It was bound to be an Installation like no other, because it was virtual—the first time in 92 years when the sound of live applause would not fill a shared space.
And though Head Prefect Leighton Symons acknowledged the strangeness of Branksome Hall’s March shutdown and the many alterations and uncertainties that have accompanied students’ return to school this September, she delivered an unforgettable, inspiring speech in which she urged all to adopt and share responsibility for “a forward-focused mindset.”
Indeed, it was a historic night of many firsts, and not just for the unprecedented format. The centrepiece of this celebration of girls’ and women's leadership and community was a pre-taped conversation that shone a light on the authenticity and humanity that lies at the heart of leadership.
Moderated by Dr. Mira Gambhir, the riveting line-up included “CK” PURKS Hoffler’80, CEO of The CK Hoffler Firm, the trailblazing Atlanta-based law firm; Torie Williams'17, a past President of the Black Students’ Network at McGill University, where she is majoring in economics; and Grade 11 student Maria Muiruri, a founding member of the Diversity Council at Branksome and its Diversity Council Student Life Representative.
There were common themes among the three panelists’ voices, as they spoke about our shared humanity, their insights into leadership, history, and current events, and reflected powerfully on their lived experience as Black women.
“I find myself in positions where I’m called upon to speak on behalf of my community, because I’m often one of the few Black people in the room,” said Williams. “I try to use my platform to bring others to the table.”
She also challenged Branksome Hall to “create more spaces where young Black women can be fully themselves, so they can be both Black and a woman in this space.”
While Muiruri was heartened that important conversations are now being surfaced and conversations about race are “being brought home in a way not seen before,” she is nevertheless “tired of explaining the narrative, looking for justification of [police brutality]; the police are not supposed to kill you.”
It was “CK” PURKS Hoffler’80, who most powerfully articulated the lived experience of racism—not in her role as a pioneering lawyer, but from the personal perspective as a mother of Black teenage sons. Despite her incredible success—she has represented and is also counsel to Civil Rights icon Rev. Jesse Jackson—she described how it feels to live with constant fear for the safety of her sons.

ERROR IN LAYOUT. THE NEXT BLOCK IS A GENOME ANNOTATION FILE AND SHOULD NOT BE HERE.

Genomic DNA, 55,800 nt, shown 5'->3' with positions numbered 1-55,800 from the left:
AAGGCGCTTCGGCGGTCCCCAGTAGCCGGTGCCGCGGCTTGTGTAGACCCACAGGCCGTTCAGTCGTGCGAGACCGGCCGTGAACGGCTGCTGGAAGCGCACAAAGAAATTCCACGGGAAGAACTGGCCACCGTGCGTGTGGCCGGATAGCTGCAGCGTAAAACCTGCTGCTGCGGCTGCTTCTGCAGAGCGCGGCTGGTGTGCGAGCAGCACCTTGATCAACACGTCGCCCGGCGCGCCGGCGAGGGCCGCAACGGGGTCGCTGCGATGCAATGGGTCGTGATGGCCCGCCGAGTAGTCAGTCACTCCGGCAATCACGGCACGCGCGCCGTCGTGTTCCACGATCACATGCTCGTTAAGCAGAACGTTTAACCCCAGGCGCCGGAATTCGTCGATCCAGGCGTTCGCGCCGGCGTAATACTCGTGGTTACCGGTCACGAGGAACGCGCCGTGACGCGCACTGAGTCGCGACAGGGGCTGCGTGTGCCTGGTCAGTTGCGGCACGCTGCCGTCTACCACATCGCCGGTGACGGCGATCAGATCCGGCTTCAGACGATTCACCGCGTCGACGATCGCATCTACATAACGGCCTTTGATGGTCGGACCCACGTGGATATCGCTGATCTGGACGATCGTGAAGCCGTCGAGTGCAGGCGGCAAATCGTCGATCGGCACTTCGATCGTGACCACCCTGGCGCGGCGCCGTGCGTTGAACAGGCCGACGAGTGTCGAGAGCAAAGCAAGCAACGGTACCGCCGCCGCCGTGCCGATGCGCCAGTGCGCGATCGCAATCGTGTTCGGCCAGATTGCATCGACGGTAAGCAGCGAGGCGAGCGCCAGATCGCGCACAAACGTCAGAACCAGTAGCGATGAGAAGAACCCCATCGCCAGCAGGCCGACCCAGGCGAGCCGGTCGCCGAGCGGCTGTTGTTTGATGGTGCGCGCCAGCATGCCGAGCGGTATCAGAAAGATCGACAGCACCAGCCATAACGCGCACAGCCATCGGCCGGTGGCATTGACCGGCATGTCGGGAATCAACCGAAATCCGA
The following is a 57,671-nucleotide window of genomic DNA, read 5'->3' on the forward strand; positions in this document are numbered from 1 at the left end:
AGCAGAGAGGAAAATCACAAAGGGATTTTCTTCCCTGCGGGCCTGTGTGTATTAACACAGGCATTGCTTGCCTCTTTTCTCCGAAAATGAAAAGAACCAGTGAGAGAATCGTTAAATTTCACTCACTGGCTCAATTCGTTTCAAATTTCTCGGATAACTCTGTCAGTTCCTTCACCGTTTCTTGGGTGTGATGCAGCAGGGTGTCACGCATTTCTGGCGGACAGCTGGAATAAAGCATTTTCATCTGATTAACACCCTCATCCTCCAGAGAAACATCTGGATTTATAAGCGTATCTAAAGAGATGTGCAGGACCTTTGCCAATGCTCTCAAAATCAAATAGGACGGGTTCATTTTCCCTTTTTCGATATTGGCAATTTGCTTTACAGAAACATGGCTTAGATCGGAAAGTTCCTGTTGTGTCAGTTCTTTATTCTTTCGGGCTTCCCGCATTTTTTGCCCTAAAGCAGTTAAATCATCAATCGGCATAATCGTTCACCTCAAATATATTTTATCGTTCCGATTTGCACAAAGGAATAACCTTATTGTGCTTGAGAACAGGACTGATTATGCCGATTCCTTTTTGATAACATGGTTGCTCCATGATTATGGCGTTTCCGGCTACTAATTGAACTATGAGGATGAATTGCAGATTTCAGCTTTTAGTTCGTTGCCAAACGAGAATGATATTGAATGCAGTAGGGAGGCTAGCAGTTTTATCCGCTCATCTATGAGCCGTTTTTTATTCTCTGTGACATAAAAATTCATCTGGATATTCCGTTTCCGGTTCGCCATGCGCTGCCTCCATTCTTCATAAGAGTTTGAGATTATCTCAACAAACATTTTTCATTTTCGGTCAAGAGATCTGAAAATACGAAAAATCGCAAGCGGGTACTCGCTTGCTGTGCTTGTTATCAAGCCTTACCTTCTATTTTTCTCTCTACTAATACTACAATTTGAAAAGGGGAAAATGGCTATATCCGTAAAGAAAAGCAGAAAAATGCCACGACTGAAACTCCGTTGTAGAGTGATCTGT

Several weeks ago she received a text message from one of her two teenage sons saying that he had been stopped by the police because he was in a high-end car and “driving while Black,” she said. “I’m ferocious in a courtroom,” said Hoffler, “but I have told my son that if he is ever stopped by the police, you put your hands on the dashboard and you do not move. This is not the time to show how intellectually strong you are. This is the tragedy of where we live now.”
In addition to this sharing of lived experience, it was also the sense of promise that shone through in the evening’s program. Muiruri’s take-home message was “Just go for it,” and her remarkably mature and deep insights suggest she is doing just that.
Another student leader recognized was Brooke Shaugnessy, who received the Ruth Cavan Memorial Medal for Scholarship and swept the Green Carpet Celebration last June, receiving prizes for her exceptional performance in an impressive range of IB subjects, including Biology, Math Analysis, Chemistry, Latin and Classics.
After recognizing Grade 6 leaders and Graduating Year representatives, the Campbell Clan led by Chieftain Izzy Boriss, were announced as the 2019-20 winning clan, and this year’s Prefects were installed.
Finally, the Ceremony of the Flags, the symbolic handing over of leadership responsibility to this year's leaders, featured five employees who are also alumnae: Hayley Avruskin’87, Hannah Hersh’11, Denise LISCIO Smith’94, Tracy Dalglish’81 and Kristen Cuthbert’02.
“I am so proud that we are all part of an institution that has recognized women’s leadership as foundational to its mission, vision and values,” said Principal Karen Jurjevich. “This Installation was truly special. I’ve heard from members of our community that they laughed, they cried, and I think we all were provoked to reflect and to want to do even more to ensure we are fully living out our shared values of sense of community and inclusiveness.”